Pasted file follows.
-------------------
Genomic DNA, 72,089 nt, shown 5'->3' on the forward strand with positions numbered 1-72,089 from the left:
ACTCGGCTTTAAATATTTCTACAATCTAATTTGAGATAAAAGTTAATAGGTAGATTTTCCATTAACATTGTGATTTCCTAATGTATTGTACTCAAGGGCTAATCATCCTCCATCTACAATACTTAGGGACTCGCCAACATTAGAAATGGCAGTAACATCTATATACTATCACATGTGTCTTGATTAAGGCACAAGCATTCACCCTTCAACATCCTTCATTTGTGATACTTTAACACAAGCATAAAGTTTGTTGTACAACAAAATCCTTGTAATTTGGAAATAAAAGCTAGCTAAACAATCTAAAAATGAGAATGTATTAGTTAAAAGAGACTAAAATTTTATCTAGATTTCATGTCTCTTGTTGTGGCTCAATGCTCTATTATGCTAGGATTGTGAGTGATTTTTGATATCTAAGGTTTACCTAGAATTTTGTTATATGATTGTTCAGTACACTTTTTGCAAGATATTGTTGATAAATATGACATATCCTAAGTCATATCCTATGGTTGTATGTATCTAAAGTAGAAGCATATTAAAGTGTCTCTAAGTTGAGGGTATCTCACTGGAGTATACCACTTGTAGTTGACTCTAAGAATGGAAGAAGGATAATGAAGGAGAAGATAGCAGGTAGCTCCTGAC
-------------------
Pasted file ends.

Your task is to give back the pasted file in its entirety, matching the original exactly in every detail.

Genomic DNA, 72,089 nt, shown 5'->3' on the forward strand with positions numbered 1-72,089 from the left:
ACTCGGCTTTAAATATTTCTACAATCTAATTTGAGATAAAAGTTAATAGGTAGATTTTCCATTAACATTGTGATTTCCTAATGTATTGTACTCAAGGGCTAATCATCCTCCATCTACAATACTTAGGGACTCGCCAACATTAGAAATGGCAGTAACATCTATATACTATCACATGTGTCTTGATTAAGGCACAAGCATTCACCCTTCAACATCCTTCATTTGTGATACTTTAACACAAGCATAAAGTTTGTTGTACAACAAAATCCTTGTAATTTGGAAATAAAAGCTAGCTAAACAATCTAAAAATGAGAATGTATTAGTTAAAAGAGACTAAAATTTTATCTAGATTTCATGTCTCTTGTTGTGGCTCAATGCTCTATTATGCTAGGATTGTGAGTGATTTTTGATATCTAAGGTTTACCTAGAATTTTGTTATATGATTGTTCAGTACACTTTTTGCAAGATATTGTTGATAAATATGACATATCCTAAGTCATATCCTATGGTTGTATGTATCTAAAGTAGAAGCATATTAAAGTGTCTCTAAGTTGAGGGTATCTCACTGGAGTATACCACTTGTAGTTGACTCTAAGAATGGAAGAAGGATAATGAAGGAGAAGATAGCAGGTAGCTCCTGAC